Pickup trucks aren’t just for hauling any more. Today’s top models are posh and plush, for those seeking what’s essentially a luxury vehicle with heavy-duty capabilities.
When most motorists think of a full-size pickup truck, images of a burly and dirty vehicle built with strength and durability as prime concerns usually come to mind. While many are still all that, today’s top-priced models rival many luxury cars with myriad upscale accommodations and opulent interiors.
Most luxury trucks are configured as four-door “crew cab” models, which are essentially full size sport-utility vehicles with a moderately sized pickup bed situated behind the rear seats instead of a closed cargo hold. They’re ideal for active families who need to tote a team’s worth of sports equipment, outdoor gear or horse saddles, but prefer to do so without mucking up the inside of an expensive SUV. They also have the capability to seat five adults in complete comfort with limo-like legroom and enough headroom to accommodate a 10-gallon hat while still being able to tow a large boat or trailer.
Plush pickups start in the $40,000 range and can easily top the $50,000 mark. While they’re clearly not for everyone, big-ticket trucks have become both plentiful and profitable. Ford now offers five upscale versions of its full-size F-150 that, according to Automotive News, account for nearly one-third of its sales. “More and more customers today have high expectations for luxury and convenience, yet their needs call for a truly capable truck,” says Raj Nair, Ford Group Vice President for Product Development.
GMC helped establish the luxury truck segment in 2002 with the Sierra 1500 Denali. While the idea of an upscale pickup may have seemed out of character back then, the Denali proved successful and helped delineate the Sierra from its near twin at Chevrolet, the Silverado.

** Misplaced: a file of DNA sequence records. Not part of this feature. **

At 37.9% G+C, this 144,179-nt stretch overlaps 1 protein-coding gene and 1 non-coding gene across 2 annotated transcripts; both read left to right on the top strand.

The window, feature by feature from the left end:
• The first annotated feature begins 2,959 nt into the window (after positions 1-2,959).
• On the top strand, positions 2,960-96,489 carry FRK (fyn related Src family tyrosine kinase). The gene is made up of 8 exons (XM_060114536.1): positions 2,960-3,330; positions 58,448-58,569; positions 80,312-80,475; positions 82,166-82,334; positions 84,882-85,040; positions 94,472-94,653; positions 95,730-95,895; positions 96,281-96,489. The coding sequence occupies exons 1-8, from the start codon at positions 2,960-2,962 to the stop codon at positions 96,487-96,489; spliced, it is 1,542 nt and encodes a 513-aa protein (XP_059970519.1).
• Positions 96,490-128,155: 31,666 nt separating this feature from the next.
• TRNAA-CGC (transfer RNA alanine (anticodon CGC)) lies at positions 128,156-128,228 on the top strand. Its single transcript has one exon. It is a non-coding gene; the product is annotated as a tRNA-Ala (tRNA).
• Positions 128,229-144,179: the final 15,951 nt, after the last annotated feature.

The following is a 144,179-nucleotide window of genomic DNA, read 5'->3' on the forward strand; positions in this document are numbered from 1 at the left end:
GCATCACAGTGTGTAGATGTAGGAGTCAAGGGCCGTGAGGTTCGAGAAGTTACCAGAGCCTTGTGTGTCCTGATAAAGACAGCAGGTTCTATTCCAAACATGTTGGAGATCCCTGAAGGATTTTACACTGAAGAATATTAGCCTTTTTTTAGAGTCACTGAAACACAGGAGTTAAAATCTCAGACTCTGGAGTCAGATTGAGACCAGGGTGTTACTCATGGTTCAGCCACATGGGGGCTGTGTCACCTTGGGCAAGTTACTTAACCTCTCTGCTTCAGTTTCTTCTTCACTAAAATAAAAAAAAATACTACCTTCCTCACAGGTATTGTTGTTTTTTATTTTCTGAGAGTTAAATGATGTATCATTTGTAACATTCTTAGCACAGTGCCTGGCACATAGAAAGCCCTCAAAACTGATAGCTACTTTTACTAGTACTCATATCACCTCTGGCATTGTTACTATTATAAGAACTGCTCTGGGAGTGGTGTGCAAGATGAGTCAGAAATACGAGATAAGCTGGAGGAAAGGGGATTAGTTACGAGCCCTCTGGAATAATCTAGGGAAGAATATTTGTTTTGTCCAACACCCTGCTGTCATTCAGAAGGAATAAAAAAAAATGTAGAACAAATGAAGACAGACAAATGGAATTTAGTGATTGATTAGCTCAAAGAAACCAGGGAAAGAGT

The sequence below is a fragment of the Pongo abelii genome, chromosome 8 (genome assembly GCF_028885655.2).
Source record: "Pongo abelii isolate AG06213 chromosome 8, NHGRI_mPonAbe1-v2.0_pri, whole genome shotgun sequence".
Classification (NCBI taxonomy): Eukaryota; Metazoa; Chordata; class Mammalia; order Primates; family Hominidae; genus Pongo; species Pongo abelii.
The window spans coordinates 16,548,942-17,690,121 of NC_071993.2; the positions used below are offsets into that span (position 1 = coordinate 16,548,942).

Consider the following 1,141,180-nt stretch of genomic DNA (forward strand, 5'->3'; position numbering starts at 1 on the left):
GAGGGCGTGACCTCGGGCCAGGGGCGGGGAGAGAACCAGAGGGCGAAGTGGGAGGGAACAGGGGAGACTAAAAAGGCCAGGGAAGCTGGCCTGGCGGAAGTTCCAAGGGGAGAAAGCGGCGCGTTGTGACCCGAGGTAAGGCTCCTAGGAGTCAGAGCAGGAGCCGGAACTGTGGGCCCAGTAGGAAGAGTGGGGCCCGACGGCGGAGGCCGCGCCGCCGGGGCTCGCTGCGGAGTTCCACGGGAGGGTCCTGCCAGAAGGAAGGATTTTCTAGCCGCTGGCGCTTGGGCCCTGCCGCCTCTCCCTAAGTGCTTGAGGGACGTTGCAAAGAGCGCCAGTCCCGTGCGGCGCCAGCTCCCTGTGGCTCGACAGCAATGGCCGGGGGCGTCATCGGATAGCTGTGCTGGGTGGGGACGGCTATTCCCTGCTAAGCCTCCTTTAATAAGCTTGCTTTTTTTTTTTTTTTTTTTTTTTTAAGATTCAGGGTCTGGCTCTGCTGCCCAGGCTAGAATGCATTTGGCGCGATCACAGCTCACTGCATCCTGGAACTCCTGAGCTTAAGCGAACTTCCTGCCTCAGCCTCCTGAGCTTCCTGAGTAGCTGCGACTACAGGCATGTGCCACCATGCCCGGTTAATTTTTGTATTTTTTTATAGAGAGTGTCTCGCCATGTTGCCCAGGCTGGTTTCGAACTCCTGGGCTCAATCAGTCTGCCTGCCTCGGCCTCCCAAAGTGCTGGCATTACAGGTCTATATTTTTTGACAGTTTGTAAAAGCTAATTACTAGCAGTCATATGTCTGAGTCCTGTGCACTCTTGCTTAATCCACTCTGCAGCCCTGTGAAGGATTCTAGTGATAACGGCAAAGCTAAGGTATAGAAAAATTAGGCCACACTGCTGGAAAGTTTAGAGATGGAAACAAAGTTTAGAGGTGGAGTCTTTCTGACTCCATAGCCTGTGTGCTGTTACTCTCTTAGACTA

Among its luxury offerings, Ford’s F-150 Platinum model is packed with comfort and convenience gear. It stands out with a broad satin chrome front grille outside and rich heated/cooled leather seats with accent stitching and embroidered logos inside. Meanwhile the F-150 Harley Davidson version pays homage to the legendary motorcycle maker with snakeskin leather accents and specific styling cues. For 2013, Ford followed up with an even more luxurious F-150 Limited that features a monochromatic exterior theme with 22-inch polished aluminum wheels, and a posh cabin with red and black full-grain leather and aluminum and piano-black finishes.
Meanwhile, Toyota will be adding a new Platinum version of its Tundra pickup later this year. With perforated black leather heated/cooled seats, double-stitched diamond plate leather trim and chrome badging on the seats and console, Toyota officials say the truck will have “an upscale yet urban feel.”
In addition to plush pickups for upscale suburbanites, a growing number of saddle-stitched western-themed luxury models are becoming available for those looking to embrace their inner cowboy. Ford was first out of the gate in 2001 with its rip-roaring F-150 King Ranch version that’s named for one of the world’s largest ranches, situated in South Texas. Coming loaded with amenities, its seats are clad in supple Chaparral leather with the choice of an adobe or all-black interior treatment. Meanwhile, the Ram 1500 recently added a top-of-the-line Laramie Longhorn model that sports western-embroidered premium saddle-leather seats and dashboard trim, with plenty of chrome inside and out.
Toyota, likewise, will be offering a new 1794 edition to its Tundra line for 2014 with saddle brown embossed leather seating and ultra-suede accents; it’s named for the ranch, founded in 1794, on which the truck’s assembly plant is located in San Antonio, Texas. And if that’s not enough horseplay, Chevrolet plans to add a High Country version to its redesigned Silverado line later this year. This version will feature an exclusive saddle brown interior, with heated and cooled perforated leather seats that have High Country logos on the headrests.
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